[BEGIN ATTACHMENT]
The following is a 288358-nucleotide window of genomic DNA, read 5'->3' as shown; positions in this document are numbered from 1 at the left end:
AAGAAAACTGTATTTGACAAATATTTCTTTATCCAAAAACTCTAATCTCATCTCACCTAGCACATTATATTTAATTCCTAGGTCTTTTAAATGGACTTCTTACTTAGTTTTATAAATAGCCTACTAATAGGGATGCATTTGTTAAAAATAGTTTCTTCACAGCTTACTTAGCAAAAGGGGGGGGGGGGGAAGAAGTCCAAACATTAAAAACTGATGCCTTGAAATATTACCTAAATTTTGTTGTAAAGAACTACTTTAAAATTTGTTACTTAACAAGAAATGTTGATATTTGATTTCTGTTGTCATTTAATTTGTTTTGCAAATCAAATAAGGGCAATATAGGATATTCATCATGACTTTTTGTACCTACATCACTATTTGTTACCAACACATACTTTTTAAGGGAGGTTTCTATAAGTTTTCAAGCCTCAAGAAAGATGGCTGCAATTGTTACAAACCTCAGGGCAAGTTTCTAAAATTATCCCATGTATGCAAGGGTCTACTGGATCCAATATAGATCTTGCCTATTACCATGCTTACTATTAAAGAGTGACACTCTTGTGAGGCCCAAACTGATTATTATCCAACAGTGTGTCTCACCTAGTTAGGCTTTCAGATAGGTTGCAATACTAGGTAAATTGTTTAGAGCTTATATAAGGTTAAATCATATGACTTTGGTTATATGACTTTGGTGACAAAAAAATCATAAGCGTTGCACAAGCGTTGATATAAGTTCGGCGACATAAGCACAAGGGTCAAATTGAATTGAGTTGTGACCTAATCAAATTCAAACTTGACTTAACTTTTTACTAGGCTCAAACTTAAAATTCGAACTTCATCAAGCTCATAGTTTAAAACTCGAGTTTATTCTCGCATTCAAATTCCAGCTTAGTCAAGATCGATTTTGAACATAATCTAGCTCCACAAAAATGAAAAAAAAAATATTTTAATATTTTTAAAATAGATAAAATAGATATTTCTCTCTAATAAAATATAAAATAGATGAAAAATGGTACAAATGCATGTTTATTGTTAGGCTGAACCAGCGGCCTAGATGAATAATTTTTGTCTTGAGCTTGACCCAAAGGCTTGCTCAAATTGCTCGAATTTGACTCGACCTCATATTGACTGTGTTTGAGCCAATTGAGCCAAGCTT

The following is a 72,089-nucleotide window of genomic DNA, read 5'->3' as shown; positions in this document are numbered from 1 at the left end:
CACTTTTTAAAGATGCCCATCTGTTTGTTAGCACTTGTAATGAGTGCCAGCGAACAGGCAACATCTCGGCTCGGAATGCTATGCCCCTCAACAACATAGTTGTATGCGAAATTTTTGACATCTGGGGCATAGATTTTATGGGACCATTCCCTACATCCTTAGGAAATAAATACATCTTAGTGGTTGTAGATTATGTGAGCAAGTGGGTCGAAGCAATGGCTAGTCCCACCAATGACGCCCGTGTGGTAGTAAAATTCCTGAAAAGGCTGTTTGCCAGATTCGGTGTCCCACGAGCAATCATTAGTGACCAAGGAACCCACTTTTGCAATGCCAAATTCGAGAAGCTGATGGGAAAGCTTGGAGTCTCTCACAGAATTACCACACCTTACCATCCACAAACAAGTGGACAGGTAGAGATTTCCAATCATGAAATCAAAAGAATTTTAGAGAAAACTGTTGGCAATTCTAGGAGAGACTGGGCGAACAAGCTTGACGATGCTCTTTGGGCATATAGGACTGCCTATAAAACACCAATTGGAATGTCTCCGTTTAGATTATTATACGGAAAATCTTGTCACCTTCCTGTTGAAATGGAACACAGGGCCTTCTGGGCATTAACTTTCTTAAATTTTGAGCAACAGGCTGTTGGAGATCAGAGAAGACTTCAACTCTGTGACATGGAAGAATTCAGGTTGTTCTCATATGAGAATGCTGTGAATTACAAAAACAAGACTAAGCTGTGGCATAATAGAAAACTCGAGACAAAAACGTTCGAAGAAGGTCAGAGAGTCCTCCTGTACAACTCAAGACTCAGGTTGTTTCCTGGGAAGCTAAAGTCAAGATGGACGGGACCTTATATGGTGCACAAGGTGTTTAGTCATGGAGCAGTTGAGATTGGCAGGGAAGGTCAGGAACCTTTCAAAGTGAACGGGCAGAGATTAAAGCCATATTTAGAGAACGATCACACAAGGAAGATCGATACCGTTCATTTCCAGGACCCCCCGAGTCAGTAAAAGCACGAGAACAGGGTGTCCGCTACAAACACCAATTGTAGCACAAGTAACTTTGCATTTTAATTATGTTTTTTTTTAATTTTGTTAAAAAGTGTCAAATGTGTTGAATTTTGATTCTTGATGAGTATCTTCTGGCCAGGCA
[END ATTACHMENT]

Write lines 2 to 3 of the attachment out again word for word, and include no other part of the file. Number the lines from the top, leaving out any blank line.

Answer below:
AAGAAAACTGTATTTGACAAATATTTCTTTATCCAAAAACTCTAATCTCATCTCACCTAGCACATTATATTTAATTCCTAGGTCTTTTAAATGGACTTCTTACTTAGTTTTATAAATAGCCTACTAATAGGGATGCATTTGTTAAAAATAGTTTCTTCACAGCTTACTTAGCAAAAGGGGGGGGGGGGGAAGAAGTCCAAACATTAAAAACTGATGCCTTGAAATATTACCTAAATTTTGTTGTAAAGAACTACTTTAAAATTTGTTACTTAACAAGAAATGTTGATATTTGATTTCTGTTGTCATTTAATTTGTTTTGCAAATCAAATAAGGGCAATATAGGATATTCATCATGACTTTTTGTACCTACATCACTATTTGTTACCAACACATACTTTTTAAGGGAGGTTTCTATAAGTTTTCAAGCCTCAAGAAAGATGGCTGCAATTGTTACAAACCTCAGGGCAAGTTTCTAAAATTATCCCATGTATGCAAGGGTCTACTGGATCCAATATAGATCTTGCCTATTACCATGCTTACTATTAAAGAGTGACACTCTTGTGAGGCCCAAACTGATTATTATCCAACAGTGTGTCTCACCTAGTTAGGCTTTCAGATAGGTTGCAATACTAGGTAAATTGTTTAGAGCTTATATAAGGTTAAATCATATGACTTTGGTTATATGACTTTGGTGACAAAAAAATCATAAGCGTTGCACAAGCGTTGATATAAGTTCGGCGACATAAGCACAAGGGTCAAATTGAATTGAGTTGTGACCTAATCAAATTCAAACTTGACTTAACTTTTTACTAGGCTCAAACTTAAAATTCGAACTTCATCAAGCTCATAGTTTAAAACTCGAGTTTATTCTCGCATTCAAATTCCAGCTTAGTCAAGATCGATTTTGAACATAATCTAGCTCCACAAAAATGAAAAAAAAAATATTTTAATATTTTTAAAATAGATAAAATAGATATTTCTCTCTAATAAAATATAAAATAGATGAAAAATGGTACAAATGCATGTTTATTGTTAGGCTGAACCAGCGGCCTAGATGAATAATTTTTGTCTTGAGCTTGACCCAAAGGCTTGCTCAAATTGCTCGAATTTGACTCGACCTCATATTGACTGTGTTTGAGCCAATTGAGCCAAGCTT

The following is a 72,089-nucleotide window of genomic DNA, read 5'->3' as shown; positions in this document are numbered from 1 at the left end: